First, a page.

Amazingly, even the Lumia 1020 and 808 managed to focus, even though the distance to the frame was only around 7 inches. (Usually any macros need shooting from a little further away but with some PureView zoom.)

Now for some central crops from, in turn, the Nokia 808, Lumia 1020, Lumia 950 XL and Google Pixel XL. Click the device names to grab the individual JPGs, in case you wanted to download and compare them yourself:

1:1 crop
1:1 crop
1:1 crop
1:1 crop

The Nokia 808's lack of OIS shows here, with blurred details thanks to handshake, plus a little extra noise because the exposure couldn't be longer. The Lumia 1020 nails the detail and focus, but I have to dock it a point because of the usual slight yellow cast. The Lumia 950 does better and I don't think this shot could be snapped better. The Pixel's HDR+ does its best to reduce noise and auto-align multiple exposures, but as you can see the result is noisier and more processed than from the Lumia 950.

Nokia 808: 6pts; Lumia 1020: 9pts; Lumia 950: 10pts; Google Pixel: 6pts

Verdict

As ever, adding up the points gives us an idea of a 'winner' - though your own eyes will be the ultimate judge, of course:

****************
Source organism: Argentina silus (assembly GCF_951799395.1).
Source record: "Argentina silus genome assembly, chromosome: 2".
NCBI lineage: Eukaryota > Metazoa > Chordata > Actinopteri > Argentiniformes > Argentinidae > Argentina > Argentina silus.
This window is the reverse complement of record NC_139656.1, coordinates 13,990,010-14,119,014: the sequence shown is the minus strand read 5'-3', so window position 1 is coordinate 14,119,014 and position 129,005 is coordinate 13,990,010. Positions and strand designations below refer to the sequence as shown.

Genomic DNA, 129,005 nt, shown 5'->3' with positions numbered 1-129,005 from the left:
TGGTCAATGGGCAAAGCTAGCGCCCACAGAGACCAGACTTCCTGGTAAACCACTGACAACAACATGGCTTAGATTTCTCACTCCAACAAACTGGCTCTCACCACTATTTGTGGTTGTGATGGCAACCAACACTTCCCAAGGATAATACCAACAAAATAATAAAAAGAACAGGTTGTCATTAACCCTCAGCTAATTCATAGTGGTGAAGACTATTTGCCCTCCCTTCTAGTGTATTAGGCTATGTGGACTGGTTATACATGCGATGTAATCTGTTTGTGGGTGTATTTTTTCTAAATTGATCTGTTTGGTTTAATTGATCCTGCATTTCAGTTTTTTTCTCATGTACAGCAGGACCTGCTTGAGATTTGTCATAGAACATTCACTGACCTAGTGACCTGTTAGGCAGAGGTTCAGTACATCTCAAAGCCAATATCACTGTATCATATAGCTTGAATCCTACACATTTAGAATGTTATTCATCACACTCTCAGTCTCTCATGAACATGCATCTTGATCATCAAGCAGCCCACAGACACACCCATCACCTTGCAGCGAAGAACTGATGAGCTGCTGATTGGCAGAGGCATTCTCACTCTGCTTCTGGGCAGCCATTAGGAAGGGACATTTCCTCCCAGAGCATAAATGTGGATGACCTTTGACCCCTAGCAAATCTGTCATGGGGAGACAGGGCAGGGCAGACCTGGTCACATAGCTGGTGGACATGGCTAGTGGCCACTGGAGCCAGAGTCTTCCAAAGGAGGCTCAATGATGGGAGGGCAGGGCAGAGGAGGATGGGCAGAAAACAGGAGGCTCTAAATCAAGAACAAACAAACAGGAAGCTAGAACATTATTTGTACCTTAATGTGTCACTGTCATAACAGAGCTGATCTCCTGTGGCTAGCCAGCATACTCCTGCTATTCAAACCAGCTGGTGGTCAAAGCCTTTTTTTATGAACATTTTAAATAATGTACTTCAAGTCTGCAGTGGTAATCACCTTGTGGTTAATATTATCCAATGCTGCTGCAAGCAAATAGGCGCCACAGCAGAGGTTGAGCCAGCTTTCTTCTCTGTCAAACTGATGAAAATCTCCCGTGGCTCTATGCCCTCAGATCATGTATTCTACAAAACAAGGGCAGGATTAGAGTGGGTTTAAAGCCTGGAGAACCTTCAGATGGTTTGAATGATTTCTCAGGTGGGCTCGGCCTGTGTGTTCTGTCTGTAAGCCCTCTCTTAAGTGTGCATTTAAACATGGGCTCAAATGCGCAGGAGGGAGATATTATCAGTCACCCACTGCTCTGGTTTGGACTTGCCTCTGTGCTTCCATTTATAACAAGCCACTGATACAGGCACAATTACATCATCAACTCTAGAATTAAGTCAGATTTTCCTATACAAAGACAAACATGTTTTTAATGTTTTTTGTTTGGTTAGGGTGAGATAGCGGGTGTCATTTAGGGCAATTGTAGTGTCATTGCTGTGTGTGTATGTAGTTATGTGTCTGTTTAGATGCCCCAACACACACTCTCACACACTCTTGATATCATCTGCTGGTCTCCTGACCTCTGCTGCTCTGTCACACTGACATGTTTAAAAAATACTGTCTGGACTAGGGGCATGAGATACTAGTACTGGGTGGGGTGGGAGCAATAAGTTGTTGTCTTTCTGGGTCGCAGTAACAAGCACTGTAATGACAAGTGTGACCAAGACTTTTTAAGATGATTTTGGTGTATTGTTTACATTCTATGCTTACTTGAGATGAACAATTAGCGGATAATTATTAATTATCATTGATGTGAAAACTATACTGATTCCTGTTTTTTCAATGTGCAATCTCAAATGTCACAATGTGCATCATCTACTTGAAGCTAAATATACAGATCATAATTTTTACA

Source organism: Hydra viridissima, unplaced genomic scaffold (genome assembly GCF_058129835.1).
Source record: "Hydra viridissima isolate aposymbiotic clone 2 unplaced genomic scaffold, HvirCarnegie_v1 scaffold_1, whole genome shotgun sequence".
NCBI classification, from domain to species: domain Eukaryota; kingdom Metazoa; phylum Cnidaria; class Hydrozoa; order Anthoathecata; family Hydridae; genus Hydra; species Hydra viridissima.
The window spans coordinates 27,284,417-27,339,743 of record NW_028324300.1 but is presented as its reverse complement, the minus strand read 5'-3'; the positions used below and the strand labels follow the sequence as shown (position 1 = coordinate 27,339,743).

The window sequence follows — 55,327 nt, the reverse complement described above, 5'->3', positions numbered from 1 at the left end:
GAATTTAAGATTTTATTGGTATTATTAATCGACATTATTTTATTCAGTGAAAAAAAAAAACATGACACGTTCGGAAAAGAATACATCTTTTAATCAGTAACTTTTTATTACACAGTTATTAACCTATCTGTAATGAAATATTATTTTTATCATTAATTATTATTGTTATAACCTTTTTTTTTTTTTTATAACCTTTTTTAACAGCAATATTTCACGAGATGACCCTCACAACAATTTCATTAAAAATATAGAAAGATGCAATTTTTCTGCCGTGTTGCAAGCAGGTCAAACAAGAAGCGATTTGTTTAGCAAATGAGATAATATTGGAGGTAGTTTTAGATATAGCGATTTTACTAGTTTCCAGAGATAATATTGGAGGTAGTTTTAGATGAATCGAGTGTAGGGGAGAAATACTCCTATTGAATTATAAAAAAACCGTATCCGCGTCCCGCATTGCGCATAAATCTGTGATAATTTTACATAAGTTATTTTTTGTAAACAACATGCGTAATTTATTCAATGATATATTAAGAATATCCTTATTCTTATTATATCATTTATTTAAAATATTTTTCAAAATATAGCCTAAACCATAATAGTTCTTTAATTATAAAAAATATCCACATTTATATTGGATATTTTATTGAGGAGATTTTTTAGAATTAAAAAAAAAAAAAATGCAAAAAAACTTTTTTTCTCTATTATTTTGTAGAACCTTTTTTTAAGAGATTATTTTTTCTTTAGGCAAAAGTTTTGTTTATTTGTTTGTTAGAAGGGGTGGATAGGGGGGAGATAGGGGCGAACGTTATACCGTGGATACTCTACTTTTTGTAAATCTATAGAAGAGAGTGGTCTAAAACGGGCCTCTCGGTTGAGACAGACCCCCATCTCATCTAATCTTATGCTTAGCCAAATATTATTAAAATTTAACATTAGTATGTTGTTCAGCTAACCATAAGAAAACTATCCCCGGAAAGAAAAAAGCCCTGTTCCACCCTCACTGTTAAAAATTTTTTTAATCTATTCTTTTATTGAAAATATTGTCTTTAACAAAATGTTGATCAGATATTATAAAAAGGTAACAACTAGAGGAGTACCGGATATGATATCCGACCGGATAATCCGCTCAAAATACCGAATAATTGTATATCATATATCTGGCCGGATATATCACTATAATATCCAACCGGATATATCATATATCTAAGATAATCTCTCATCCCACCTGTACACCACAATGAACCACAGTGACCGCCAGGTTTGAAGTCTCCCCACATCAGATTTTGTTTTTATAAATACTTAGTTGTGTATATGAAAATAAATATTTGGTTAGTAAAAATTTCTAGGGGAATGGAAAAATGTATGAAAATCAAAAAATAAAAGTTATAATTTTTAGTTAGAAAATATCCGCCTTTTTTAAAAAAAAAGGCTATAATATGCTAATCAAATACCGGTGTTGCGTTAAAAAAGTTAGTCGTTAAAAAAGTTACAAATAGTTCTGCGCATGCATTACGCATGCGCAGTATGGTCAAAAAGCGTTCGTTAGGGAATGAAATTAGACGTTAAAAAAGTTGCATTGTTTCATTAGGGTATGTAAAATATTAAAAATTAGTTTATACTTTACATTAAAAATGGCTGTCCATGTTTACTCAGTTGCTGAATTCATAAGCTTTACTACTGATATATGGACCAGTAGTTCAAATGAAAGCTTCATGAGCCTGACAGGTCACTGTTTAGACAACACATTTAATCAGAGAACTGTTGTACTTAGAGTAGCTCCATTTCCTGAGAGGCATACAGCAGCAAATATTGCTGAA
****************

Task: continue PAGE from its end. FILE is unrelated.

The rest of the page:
1. Nokia Lumia 1020: 72pts
  2. Nokia 808: 68pts
  3. Lumia 950: 63pts
  4. Google Pixel: 59pts

Now, I've already shown in several articles here on AAWP and AAS that the Lumia 950 is normally right up there with the 808 and 1020 overall - when factoring in more 'normal' photos, sunny conditions, objects, and so on. But under the trickier conditions and expectations here, my old adage 'physics wins' is proved true again. If I was heading out to snap anything under any lighting then the Luima 1020 would still be my camera phone of choice. Or the 808, but then the apps aren't there to upload the results anymore, so....(!)

Really interesting is how the brand new Google Pixel stacked up. I'd already expected that it would do pretty well, thanks to some very fast image processing from multiple shots, and here it matched the Lumia 950 score for score throughout my challenging test. So hats off to Google for coming out of the gate (in the consumer world, anyway) with a camera phone that'll do as well as the current 2016 smartphone champions in terms of imaging. That none of the 2015 or 2016 crop can really get close to the classic Nokia PureView pair (from 2012 and 2013) when shooting in tricky conditions is somewhat tragic, considering how the 808 and 1020 were both abandoned in terms of support and development after their initial release.

Oh well. Comments welcome!

Published by Steve Litchfield at 8:37 UTC, October 21st

Section: Articles
Categories: Comment, Hardware
Platforms: General, Symbian^3, General, Windows Phone 8